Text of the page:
Established in 1771, the Albany Gazette was Albany's first newspaper.
The Gazette was founded by Scottish-born printers Alexander and James Robertson who reputedly came to Albany at the request of Sir William Johnson. Their printing office was on Court Street. Beginning on November 25, 1771, they issued a four-page weekly paper for about eleven months. No issues of the paper have survived after November 1772.
The Robertsons continued to produce contract printing in Albany for several more years. Ironically, one of their last clients was the Albany Committee of Correspondence. The Robertsons were royalists and fled to New York City in 1776 where they opened a Tory newspaper.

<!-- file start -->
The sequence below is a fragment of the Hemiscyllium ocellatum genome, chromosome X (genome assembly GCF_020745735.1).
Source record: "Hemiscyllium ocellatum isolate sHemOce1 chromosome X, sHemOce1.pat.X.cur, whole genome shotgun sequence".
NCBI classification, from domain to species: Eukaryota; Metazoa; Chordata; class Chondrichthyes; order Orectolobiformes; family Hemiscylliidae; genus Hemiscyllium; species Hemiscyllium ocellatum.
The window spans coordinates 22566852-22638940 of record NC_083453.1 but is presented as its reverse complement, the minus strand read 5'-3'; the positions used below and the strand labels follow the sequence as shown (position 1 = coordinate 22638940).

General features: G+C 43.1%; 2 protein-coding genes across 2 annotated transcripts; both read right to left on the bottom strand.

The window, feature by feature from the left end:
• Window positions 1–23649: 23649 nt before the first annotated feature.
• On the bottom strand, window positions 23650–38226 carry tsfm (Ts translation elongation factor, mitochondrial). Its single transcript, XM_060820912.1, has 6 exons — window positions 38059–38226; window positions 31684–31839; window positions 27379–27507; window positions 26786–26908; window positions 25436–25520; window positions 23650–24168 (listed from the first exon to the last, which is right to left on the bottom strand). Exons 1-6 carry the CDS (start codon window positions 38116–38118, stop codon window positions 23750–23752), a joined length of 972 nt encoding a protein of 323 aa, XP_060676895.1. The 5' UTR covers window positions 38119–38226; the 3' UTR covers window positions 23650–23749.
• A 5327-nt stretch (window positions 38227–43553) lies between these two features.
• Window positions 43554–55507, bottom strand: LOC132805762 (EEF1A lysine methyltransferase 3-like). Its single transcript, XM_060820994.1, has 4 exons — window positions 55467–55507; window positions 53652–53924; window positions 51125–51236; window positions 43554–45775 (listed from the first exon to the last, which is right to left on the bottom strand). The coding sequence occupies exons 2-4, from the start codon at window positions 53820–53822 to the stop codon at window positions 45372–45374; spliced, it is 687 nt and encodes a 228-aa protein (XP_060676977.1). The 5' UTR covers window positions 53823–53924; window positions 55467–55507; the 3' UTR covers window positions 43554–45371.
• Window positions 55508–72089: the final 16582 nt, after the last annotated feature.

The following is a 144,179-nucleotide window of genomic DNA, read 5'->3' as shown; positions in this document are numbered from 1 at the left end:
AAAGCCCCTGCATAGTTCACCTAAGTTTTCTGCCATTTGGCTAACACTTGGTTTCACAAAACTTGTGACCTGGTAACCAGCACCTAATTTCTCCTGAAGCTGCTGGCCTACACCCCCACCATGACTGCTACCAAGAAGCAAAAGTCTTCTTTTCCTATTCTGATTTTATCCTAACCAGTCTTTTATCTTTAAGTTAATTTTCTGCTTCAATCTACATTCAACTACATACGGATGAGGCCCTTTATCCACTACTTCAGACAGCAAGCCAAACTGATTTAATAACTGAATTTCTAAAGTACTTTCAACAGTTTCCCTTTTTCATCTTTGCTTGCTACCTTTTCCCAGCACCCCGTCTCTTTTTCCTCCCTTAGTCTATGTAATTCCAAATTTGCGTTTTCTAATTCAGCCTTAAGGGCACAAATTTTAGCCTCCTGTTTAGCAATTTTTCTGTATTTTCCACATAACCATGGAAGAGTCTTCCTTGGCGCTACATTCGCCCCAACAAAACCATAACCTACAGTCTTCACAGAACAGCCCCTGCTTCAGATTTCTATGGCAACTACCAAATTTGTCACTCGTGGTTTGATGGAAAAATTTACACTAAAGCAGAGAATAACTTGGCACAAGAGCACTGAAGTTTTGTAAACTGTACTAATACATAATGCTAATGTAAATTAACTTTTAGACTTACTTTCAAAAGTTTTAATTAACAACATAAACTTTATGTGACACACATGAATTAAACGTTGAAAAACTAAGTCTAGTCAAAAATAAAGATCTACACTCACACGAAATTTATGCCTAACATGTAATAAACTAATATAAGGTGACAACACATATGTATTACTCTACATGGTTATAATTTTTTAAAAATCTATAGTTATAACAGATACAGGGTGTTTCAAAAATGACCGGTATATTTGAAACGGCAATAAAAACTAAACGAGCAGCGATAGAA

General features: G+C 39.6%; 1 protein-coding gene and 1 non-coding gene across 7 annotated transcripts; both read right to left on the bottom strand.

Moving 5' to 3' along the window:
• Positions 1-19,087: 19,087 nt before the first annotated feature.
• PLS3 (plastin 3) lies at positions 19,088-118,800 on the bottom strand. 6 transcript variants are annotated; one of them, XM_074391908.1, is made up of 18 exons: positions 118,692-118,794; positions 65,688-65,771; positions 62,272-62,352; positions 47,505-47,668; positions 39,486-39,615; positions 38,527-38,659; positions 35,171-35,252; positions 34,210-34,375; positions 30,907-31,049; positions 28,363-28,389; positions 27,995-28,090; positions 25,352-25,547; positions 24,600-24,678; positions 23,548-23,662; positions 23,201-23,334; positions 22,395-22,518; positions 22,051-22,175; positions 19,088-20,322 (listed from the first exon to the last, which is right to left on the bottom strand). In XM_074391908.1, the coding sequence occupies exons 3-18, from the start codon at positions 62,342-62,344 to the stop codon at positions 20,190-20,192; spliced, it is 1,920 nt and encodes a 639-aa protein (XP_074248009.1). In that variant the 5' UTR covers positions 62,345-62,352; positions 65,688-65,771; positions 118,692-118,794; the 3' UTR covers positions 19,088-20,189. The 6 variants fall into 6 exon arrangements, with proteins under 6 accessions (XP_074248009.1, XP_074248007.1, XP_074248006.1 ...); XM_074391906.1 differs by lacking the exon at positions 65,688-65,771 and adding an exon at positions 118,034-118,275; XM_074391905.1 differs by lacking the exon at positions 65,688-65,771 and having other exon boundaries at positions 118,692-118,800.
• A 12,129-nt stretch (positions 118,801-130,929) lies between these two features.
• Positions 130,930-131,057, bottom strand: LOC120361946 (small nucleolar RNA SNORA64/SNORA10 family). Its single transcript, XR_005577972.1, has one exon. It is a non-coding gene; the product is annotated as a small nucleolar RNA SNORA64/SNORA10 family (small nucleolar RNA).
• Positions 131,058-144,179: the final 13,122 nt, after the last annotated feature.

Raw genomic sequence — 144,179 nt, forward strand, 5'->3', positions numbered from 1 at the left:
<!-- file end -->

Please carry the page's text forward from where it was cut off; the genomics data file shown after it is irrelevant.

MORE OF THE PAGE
No newspaper was published in Albany during the American Revolution. The Gazette was resurrected in 1784 by the Webster brothers. The Websters' printing office was at the Elm Tree Corner.
The Albany Gazette ceased publication in 1845.
The most comprehensive source on Albany's first newspaper is Denis P. Brennan, "Open to All Parties: Alexander and James Robertson, Albany Printers, 1771-1777," The Hudson Valley Regional Review (March 1993), 25-39.
We hope to chronicle the surviving copies. About twenty years ago, we encountered photostats of a nice run from 1771-72 at the Manuscripts and Special Collections section of the New York State Library. The New York State Newspaper Project has microfilmed the library's holdings from 1784 to 1817. Joel Munsell excerpted items from those papers and included them in his multi-volumed works.
first posted: 7/31/01; last revised 8/02